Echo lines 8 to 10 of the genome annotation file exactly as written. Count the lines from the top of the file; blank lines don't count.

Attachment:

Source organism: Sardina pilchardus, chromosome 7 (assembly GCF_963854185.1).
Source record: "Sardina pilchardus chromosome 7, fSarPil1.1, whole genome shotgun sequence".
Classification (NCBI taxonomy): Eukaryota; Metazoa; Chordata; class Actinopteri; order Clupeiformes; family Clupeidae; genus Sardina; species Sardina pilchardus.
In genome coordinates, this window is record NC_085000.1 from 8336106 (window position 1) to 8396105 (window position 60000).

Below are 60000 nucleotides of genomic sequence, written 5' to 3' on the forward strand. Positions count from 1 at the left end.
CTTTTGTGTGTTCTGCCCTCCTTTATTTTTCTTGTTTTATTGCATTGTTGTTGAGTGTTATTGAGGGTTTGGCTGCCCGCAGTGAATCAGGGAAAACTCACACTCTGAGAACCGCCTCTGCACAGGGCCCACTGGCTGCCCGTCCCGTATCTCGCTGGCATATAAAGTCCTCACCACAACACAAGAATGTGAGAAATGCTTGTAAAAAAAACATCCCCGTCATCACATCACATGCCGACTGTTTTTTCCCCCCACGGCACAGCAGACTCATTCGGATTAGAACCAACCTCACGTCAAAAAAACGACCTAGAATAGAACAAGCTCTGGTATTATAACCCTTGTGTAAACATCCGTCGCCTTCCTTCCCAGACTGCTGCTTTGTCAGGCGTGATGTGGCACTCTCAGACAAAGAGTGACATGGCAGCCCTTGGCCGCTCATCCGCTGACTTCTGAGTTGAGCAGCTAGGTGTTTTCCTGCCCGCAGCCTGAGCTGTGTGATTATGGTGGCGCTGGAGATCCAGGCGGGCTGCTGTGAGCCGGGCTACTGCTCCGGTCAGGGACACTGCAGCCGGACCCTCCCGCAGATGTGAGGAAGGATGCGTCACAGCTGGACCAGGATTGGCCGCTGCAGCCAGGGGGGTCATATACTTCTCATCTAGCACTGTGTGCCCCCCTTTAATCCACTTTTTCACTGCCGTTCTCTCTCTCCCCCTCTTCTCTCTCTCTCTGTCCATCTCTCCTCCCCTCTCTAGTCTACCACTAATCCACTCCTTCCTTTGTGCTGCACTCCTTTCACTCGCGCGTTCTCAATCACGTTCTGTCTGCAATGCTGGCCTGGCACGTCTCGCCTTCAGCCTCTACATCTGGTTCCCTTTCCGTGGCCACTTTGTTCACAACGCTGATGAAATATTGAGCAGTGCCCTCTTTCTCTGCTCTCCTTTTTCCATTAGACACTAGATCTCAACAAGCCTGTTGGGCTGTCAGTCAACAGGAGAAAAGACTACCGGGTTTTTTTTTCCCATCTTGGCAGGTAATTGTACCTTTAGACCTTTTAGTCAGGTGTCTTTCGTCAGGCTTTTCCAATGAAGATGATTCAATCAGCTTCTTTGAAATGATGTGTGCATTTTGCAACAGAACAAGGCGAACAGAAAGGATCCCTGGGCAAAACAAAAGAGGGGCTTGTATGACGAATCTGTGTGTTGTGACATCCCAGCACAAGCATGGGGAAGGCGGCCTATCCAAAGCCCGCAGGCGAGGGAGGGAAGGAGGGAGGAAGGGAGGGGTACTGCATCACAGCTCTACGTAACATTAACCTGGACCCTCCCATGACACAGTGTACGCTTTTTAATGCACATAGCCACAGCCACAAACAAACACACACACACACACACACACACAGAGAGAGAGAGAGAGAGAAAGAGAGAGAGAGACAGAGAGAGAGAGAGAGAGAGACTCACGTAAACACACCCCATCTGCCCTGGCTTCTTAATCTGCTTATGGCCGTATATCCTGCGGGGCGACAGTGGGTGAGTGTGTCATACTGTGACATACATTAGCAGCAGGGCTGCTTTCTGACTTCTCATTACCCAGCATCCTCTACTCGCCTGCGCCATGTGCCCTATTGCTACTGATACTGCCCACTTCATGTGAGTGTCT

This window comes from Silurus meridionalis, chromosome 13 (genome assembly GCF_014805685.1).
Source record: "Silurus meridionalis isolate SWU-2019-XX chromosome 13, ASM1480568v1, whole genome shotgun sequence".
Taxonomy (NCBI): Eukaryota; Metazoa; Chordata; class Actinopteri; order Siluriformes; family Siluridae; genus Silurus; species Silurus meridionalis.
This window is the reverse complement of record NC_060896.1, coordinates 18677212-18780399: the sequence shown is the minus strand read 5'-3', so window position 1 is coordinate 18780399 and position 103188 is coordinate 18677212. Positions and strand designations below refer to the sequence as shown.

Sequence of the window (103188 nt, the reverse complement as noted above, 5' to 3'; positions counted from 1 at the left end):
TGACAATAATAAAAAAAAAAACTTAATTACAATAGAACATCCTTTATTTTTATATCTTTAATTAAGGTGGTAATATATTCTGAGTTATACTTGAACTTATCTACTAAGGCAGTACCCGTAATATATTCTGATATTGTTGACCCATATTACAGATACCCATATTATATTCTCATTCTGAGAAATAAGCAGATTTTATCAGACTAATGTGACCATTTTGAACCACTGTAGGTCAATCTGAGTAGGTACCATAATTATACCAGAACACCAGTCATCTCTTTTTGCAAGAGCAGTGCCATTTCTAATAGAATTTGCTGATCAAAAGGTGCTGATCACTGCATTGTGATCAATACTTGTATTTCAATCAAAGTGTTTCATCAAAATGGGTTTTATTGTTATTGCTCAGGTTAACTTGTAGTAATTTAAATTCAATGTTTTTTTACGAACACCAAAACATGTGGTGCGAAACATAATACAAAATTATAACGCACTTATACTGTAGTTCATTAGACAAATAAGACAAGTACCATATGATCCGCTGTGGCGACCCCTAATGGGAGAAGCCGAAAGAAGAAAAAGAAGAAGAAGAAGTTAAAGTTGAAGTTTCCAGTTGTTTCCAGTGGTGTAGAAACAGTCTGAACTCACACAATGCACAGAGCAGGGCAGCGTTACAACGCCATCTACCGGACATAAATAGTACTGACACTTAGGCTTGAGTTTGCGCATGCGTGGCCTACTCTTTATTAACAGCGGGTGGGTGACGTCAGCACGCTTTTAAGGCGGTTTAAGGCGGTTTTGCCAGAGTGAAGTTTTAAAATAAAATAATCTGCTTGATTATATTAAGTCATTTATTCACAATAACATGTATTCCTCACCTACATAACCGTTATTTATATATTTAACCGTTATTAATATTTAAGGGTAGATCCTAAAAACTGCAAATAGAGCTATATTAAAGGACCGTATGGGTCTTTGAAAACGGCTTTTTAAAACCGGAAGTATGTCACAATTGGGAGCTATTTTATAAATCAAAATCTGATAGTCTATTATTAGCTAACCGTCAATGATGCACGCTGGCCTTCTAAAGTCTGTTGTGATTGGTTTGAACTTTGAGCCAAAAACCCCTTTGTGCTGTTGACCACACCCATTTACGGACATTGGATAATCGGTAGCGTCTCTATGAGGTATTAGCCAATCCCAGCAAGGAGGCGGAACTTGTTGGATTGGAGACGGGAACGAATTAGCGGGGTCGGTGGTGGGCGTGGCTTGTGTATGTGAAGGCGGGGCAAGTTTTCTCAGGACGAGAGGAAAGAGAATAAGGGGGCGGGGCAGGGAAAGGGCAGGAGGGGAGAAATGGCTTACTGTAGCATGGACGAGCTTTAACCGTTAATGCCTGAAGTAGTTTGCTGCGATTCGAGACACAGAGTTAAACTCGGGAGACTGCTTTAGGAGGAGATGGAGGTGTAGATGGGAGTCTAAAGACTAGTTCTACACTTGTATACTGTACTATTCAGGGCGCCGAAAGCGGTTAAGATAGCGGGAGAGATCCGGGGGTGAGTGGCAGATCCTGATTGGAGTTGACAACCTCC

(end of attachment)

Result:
Source record: "Silurus meridionalis isolate SWU-2019-XX chromosome 13, ASM1480568v1, whole genome shotgun sequence".
Taxonomy (NCBI): Eukaryota; Metazoa; Chordata; class Actinopteri; order Siluriformes; family Siluridae; genus Silurus; species Silurus meridionalis.
This window is the reverse complement of record NC_060896.1, coordinates 18677212-18780399: the sequence shown is the minus strand read 5'-3', so window position 1 is coordinate 18780399 and position 103188 is coordinate 18677212. Positions and strand designations below refer to the sequence as shown.